Monuments as Memories

Monuments are structures, such as statues and buildings, created to celebrate the memory and achievements of a person or event. Since even before the Revolutionary War’s end, Americans sought to remember the war and its participants by creating monuments. But their desire to do so and their views of the war and its participants have changed over time.

  • 1770-1850 The first monument to honor a soldier of the Revolutionary War was for Major General Richard Montgomery of the Continental Army, who died in battle in Quebec in 1775. Several monuments were built in the early 1800s, such as the tall granite obelisk at Bunker Hill, as more and more veterans of the war passed away.
  • 1850s In the 1850s, as political division gripped the nation, monuments to the Revolutionary War and American Revolution increased again. The war helped to serve as a reminder of what the country was capable of as a unified force. The monuments at this time were dedicated mostly to the leaders of the Revolution.
  • 1875-1930 Recently-formed lineage groups and the centennial celebrations of the Revolutionary War led to another increase in the building of monuments. In this era, monuments were more diverse than before, with memorials dedicated to foreign officers, such as generals Steuben and Lafayette, and to women, like Margaret Corbin who fought in the Battle of Fort Washington. These changes reflected new social and political movements, as women pushed for the right to vote, and a new wave of immigrants worked to establish their roots in the United States.
  • 1976-Today Another surge in the creation of Revolutionary War monuments occurred as the nation prepared to celebrate the bicentennial of the Declaration of Independence in 1976. In the years since, the greatest development has been the increased recognition of soldiers of African and Native American descent, with monuments erected across the country to honor their service.

Throughout these time periods, monument themes have largely remained the same, emphasizing the patriotism, unity, and sacrifice of veterans who fought for liberty.

Artistic Remembrance

The Revolutionary War and its veterans have also been remembered through works of art. Early artists like Charles Willson Peale and John Trumbull were veterans themselves and celebrated fellow veterans through their paintings. Later artists like William Trego remembered the critical moments of the war. Trego’s The March to Valley Forge, for example, portrays the Continental Army at one of its darkest moments, limping into the encampment at Valley Forge in 1777. Modern day artists such as Don Troiani create paintings to help us imagine what the war looked like through depictions of famous battles and lesser-known moments. Explore the Museum of the American Revolution’s virtual exhibit, Liberty: Don Troiani’s Paintings of the Revolutionary War, to get a sense of what the war looked like, based on the latest research, for the diverse groups of men and women who experienced it.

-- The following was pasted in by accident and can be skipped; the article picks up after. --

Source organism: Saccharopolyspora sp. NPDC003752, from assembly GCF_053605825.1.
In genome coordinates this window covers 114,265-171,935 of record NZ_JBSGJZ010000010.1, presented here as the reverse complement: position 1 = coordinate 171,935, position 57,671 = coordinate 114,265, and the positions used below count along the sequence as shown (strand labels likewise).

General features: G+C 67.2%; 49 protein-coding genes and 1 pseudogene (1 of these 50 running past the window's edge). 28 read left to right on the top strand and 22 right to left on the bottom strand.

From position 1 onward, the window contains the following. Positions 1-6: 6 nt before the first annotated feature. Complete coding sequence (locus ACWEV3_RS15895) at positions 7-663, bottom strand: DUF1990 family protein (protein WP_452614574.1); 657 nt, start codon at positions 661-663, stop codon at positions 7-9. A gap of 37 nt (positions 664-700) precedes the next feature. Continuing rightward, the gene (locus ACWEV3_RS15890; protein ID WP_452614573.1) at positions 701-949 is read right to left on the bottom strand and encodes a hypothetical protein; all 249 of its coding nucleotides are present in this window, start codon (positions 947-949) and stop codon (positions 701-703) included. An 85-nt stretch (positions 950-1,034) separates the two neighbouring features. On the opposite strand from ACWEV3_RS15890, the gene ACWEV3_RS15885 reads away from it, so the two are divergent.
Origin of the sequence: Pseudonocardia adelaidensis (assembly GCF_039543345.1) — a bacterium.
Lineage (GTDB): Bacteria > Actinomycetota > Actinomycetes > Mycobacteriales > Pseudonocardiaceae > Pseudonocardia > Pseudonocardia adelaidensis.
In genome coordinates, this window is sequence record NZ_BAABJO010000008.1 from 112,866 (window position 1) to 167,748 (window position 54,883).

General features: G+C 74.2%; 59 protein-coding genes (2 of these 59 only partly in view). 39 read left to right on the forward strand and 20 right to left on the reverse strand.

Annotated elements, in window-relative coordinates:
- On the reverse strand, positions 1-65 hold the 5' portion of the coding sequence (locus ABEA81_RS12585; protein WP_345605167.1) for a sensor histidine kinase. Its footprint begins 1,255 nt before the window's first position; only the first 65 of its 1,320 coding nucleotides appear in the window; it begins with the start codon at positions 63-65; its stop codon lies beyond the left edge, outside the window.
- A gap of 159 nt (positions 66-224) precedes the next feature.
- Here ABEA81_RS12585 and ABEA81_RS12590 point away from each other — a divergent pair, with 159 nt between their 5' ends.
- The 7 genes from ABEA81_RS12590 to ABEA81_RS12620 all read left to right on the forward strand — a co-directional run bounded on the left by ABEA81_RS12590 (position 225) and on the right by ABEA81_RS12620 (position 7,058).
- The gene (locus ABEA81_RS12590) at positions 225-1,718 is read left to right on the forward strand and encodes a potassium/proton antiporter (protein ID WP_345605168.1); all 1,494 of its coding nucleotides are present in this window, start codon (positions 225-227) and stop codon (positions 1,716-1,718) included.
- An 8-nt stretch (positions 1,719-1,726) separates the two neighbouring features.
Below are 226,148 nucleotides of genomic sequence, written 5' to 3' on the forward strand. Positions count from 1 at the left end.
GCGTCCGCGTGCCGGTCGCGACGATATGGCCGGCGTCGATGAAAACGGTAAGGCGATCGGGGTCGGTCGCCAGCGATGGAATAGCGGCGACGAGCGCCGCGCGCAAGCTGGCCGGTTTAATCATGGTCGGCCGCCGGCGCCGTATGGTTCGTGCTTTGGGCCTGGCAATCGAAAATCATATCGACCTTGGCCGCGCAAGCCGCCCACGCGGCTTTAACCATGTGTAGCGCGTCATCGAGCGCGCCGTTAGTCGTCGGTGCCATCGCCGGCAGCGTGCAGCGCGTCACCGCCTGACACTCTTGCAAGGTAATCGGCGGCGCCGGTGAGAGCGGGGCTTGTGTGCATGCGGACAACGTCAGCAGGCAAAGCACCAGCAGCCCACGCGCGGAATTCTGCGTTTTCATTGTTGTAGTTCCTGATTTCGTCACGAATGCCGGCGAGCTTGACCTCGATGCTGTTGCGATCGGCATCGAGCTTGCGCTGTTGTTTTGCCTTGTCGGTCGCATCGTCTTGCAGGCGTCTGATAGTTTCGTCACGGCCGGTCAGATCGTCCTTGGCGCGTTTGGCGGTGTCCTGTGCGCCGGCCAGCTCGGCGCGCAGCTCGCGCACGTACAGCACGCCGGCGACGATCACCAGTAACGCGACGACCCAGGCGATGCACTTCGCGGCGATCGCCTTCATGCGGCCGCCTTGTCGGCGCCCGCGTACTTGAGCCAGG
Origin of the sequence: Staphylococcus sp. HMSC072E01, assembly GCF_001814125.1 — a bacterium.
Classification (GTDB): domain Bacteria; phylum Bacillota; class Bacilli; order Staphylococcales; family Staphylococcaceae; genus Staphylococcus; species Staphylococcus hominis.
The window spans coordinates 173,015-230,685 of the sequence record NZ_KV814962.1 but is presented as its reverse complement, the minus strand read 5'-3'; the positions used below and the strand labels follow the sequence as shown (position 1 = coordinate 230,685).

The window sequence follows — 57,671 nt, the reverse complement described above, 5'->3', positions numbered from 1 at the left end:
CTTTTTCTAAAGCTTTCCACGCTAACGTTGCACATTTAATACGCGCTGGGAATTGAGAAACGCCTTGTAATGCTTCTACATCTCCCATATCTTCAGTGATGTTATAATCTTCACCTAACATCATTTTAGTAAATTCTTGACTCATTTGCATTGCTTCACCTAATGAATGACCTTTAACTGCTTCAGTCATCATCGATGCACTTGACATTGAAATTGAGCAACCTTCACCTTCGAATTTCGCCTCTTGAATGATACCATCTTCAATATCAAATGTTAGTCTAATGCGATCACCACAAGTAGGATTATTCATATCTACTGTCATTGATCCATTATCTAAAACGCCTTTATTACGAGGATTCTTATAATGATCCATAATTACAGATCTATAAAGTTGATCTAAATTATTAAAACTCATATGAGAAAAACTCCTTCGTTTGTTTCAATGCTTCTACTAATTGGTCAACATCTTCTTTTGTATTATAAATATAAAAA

We can remember those who experienced the Revolutionary War today in various ways. Visit a monument to the war, read a pension application or biography of a veteran, or even thank a modern veteran for their service to defend the ideals of the United States established as a result of the Revolutionary War. The 250th anniversary of the Declaration of Independence is to be celebrated in 2026. Celebrations from coast to coast are being planned today. How can you help remember the veterans of the Revolution?

Learn More

This graphic depicts a teacher in front of a chalkboard and by clicking the image, it will take you to Teacher Resources.

Liberty Exhibit Teacher Resources

Explore modular activities and ready-made worksheets to help your students dig deeper into the complexities of the Revolutionary era through the work of nationally renowned historical artist Don Troiani.
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This graphic depicts a lightbulb and, by clicking, will provide you with short essays that put the stories of Andrew, Deborah, Eve, Jack, and London into historical context.

Liberty Exhibit Big Ideas

Explore these short framing essays to discover how the works of historical artist Don Troiani bring the compelling stories about the diverse people and complex events of the American Revolution to life.
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Liberty Exhibit

Liberty Exhibit Glossary

This glossary provides definitions that may be useful as you explore the Liberty: Don Troiani's Paintings of the Revolutionary War Teacher Resources, Big Ideas, and Primary Sources.